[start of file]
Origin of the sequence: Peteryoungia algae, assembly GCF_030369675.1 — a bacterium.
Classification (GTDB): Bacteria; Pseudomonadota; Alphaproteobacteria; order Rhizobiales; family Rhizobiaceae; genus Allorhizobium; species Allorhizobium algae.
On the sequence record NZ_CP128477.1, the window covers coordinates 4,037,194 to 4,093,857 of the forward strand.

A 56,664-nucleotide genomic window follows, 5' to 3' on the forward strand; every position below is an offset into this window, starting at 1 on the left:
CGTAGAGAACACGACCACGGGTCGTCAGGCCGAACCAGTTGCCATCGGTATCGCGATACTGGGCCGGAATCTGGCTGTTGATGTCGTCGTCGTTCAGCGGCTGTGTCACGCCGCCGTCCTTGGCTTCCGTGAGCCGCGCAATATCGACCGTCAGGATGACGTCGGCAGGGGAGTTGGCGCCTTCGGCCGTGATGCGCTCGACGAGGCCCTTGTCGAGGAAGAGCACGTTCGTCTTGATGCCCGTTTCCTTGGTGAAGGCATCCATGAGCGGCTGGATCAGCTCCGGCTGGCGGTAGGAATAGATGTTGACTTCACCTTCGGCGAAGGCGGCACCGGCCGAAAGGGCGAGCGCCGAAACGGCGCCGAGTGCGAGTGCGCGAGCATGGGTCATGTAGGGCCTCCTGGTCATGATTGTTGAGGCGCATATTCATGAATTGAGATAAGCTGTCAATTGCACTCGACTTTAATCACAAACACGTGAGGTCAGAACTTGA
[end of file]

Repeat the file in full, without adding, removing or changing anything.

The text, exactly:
Origin of the sequence: Peteryoungia algae, assembly GCF_030369675.1 — a bacterium.
Classification (GTDB): Bacteria; Pseudomonadota; Alphaproteobacteria; order Rhizobiales; family Rhizobiaceae; genus Allorhizobium; species Allorhizobium algae.
On the sequence record NZ_CP128477.1, the window covers coordinates 4,037,194 to 4,093,857 of the forward strand.

A 56,664-nucleotide genomic window follows, 5' to 3' on the forward strand; every position below is an offset into this window, starting at 1 on the left:
CGTAGAGAACACGACCACGGGTCGTCAGGCCGAACCAGTTGCCATCGGTATCGCGATACTGGGCCGGAATCTGGCTGTTGATGTCGTCGTCGTTCAGCGGCTGTGTCACGCCGCCGTCCTTGGCTTCCGTGAGCCGCGCAATATCGACCGTCAGGATGACGTCGGCAGGGGAGTTGGCGCCTTCGGCCGTGATGCGCTCGACGAGGCCCTTGTCGAGGAAGAGCACGTTCGTCTTGATGCCCGTTTCCTTGGTGAAGGCATCCATGAGCGGCTGGATCAGCTCCGGCTGGCGGTAGGAATAGATGTTGACTTCACCTTCGGCGAAGGCGGCACCGGCCGAAAGGGCGAGCGCCGAAACGGCGCCGAGTGCGAGTGCGCGAGCATGGGTCATGTAGGGCCTCCTGGTCATGATTGTTGAGGCGCATATTCATGAATTGAGATAAGCTGTCAATTGCACTCGACTTTAATCACAAACACGTGAGGTCAGAACTTGA